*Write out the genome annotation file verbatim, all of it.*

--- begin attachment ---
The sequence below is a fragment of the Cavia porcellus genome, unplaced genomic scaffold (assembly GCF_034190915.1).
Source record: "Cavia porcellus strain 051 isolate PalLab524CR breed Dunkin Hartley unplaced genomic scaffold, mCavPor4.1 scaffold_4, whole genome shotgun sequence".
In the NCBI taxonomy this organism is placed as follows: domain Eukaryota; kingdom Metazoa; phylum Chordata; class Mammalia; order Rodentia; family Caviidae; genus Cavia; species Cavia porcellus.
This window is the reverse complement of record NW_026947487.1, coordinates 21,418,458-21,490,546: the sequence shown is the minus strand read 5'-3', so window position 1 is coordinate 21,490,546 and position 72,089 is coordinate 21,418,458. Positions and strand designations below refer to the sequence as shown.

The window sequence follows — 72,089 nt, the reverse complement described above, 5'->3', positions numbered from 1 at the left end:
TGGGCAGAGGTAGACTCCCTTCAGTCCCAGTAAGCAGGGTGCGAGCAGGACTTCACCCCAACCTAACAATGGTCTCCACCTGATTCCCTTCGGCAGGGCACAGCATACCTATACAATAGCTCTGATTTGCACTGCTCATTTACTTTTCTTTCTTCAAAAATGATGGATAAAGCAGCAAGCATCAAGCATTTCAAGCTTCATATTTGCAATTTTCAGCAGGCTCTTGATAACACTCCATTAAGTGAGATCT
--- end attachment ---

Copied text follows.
The sequence below is a fragment of the Cavia porcellus genome, unplaced genomic scaffold (assembly GCF_034190915.1).
Source record: "Cavia porcellus strain 051 isolate PalLab524CR breed Dunkin Hartley unplaced genomic scaffold, mCavPor4.1 scaffold_4, whole genome shotgun sequence".
In the NCBI taxonomy this organism is placed as follows: domain Eukaryota; kingdom Metazoa; phylum Chordata; class Mammalia; order Rodentia; family Caviidae; genus Cavia; species Cavia porcellus.
This window is the reverse complement of record NW_026947487.1, coordinates 21,418,458-21,490,546: the sequence shown is the minus strand read 5'-3', so window position 1 is coordinate 21,490,546 and position 72,089 is coordinate 21,418,458. Positions and strand designations below refer to the sequence as shown.

The window sequence follows — 72,089 nt, the reverse complement described above, 5'->3', positions numbered from 1 at the left end:
TGGGCAGAGGTAGACTCCCTTCAGTCCCAGTAAGCAGGGTGCGAGCAGGACTTCACCCCAACCTAACAATGGTCTCCACCTGATTCCCTTCGGCAGGGCACAGCATACCTATACAATAGCTCTGATTTGCACTGCTCATTTACTTTTCTTTCTTCAAAAATGATGGATAAAGCAGCAAGCATCAAGCATTTCAAGCTTCATATTTGCAATTTTCAGCAGGCTCTTGATAACACTCCATTAAGTGAGATCT